So today I’m back with one of my blogging discussions! I haven’t written one of these in a while and I was just thinking of a topic when suddenly this came up, and I realized that I’ve felt strongly about this issue throughout my blogging journey, though how I deal with it has eventually changed.
So, if you didn’t know, for a lot of bloggers, blogging is about the community. It is about the people you befriend, the people who share your love for the same thing, and the people who accept your crazy fangirl side without judging. When it comes to the etiquettes of this community, there’s aren’t a lot of them but by far, one of the most important (probably the most important) is : comments.
Now firstly, I’d like to differentiate between replying to comments and returning comments. Replying to comments means when someone comments on any of your posts, you acknowledge it and send it a reply. Returning comments is basically when someone comments on your blog, you reply to that person, then you visit the commenter’s blog and comment on one of their posts.
I do agree that replying to comments is a basic form of courtesy , because after all someone made an effort and took out some time to appreciate/criticize/talk about something you posted, and it’s kind to at least acknowledge the comment by liking it. I’ve heard tons and tons and tons of bloggers who make replying to comments a priority, and it is such a big factor in blogging relationships.
But when it comes to returning comments, I slightly differ. There are tons of bloggers out there who follow this policy – whenever someone comments on one of their posts, they visit the commenter’s blog and comment on one of their posts. It’s kind of like a one-on-one thing, since this person commented on your blog, you have to return the favor and comment on theirs.
Personally, I’ve never done that. As long as I can remember, at least. Maybe I might have done it back in my early blogging days when I felt like following this policy, but the more time is passing, the more I feel independent to do things my own way. I love the idea of visiting new blogs, but I usually tend to do that for my followers. So every time someone follows me, I’m more than likely to check out their blog and follow it (if I like their blog, of course).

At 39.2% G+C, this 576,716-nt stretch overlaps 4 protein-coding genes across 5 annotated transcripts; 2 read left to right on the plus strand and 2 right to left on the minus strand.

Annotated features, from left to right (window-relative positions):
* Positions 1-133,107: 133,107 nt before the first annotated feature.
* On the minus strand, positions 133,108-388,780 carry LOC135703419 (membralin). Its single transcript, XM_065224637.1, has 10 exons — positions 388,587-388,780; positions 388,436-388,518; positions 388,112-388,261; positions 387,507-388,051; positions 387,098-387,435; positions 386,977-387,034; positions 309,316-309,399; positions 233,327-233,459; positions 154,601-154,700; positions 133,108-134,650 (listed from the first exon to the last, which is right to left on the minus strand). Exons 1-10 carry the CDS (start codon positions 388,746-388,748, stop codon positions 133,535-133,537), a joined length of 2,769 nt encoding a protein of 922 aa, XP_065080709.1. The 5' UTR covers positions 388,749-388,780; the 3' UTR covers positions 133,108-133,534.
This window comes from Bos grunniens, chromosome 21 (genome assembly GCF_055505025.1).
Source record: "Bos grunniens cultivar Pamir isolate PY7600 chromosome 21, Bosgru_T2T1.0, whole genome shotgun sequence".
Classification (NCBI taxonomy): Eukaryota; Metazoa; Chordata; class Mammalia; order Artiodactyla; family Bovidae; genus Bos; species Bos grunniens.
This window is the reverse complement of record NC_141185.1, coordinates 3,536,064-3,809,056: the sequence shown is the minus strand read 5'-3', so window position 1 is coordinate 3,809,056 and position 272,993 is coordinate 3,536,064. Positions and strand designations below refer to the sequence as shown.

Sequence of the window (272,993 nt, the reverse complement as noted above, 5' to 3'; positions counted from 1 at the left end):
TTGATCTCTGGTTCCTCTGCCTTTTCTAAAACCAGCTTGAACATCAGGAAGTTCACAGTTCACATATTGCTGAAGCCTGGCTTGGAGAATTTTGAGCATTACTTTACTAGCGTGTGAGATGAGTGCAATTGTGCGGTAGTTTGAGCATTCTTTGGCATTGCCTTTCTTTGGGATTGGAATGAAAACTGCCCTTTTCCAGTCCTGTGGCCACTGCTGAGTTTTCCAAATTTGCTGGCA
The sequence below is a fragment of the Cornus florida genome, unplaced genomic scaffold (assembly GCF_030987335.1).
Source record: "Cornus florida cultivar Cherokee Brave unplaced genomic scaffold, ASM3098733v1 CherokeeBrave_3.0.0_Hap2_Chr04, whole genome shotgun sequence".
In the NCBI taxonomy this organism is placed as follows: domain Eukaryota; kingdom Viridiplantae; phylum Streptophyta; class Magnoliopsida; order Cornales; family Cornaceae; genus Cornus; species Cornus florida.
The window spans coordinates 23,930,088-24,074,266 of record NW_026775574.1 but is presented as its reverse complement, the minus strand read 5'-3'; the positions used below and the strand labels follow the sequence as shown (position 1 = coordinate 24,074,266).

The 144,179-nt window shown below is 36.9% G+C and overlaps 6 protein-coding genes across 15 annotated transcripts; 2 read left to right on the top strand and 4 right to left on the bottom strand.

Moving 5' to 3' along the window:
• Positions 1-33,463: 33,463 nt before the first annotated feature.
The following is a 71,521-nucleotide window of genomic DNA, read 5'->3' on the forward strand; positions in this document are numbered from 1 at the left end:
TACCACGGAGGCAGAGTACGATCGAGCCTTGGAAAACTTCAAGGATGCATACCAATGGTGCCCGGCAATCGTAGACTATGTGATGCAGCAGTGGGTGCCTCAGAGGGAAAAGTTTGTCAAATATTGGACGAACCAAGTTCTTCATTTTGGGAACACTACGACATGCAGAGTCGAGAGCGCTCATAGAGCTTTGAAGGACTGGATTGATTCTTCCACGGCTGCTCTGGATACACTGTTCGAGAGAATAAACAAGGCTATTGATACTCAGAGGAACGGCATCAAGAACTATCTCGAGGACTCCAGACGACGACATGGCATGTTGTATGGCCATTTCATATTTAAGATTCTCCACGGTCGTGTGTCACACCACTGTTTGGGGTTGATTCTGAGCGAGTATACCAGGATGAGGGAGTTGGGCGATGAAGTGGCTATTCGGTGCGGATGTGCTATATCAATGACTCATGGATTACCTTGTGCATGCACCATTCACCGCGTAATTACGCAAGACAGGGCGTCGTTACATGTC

I feel that there is this weird sense of obligation attached to this policy – the one which demands that you visit your commenter’s blog and comment on one of their posts too. This compulsiveness attached is what really bugs me, and I cannot follow it. I do not get the point of compulsively visiting other blogs just for the sake of commenting and doing so.
I consider commenting to be a special, personal affair. It’s only when a particular post moves me or inspires me or evokes me enough to actually say something about the post. Even if it’s a well-written book review, if I like it enough, I definitely make sure to leave a comment, if only it’s a simple one line of appreciation.
Likewise, I like to receive comments on my post which mean something. I don’t care whether bloggers whose posts I comment on return comments on my blog or not, what really matters to me is whether people connected/liked what I wrote or not. When I receive a comment, it really bugs me when it’s evident that the commenter sent a comment as an obligation. I like genuine comments where people actually have something to say, even if it’s just a single line to acknowledge a well-written post.
It’s just difficult for me to understand this notion people have of always returning comments out of compulsion – I feel like commenting on blogs should be a matter of choice. If someone comments on my blog, I might not like their blog. And nevertheless trying to find a post where I can leave a sad little comment is really stupid to me. It bugs me, and it’s something I still haven’t wrapped my head around.
What are your opinions? Are you a dedicated commenter who returns every single comment? Do you selectively return comments? Or are you like me, who doesn’t indulge in returning comments at all? :P Talk to me below!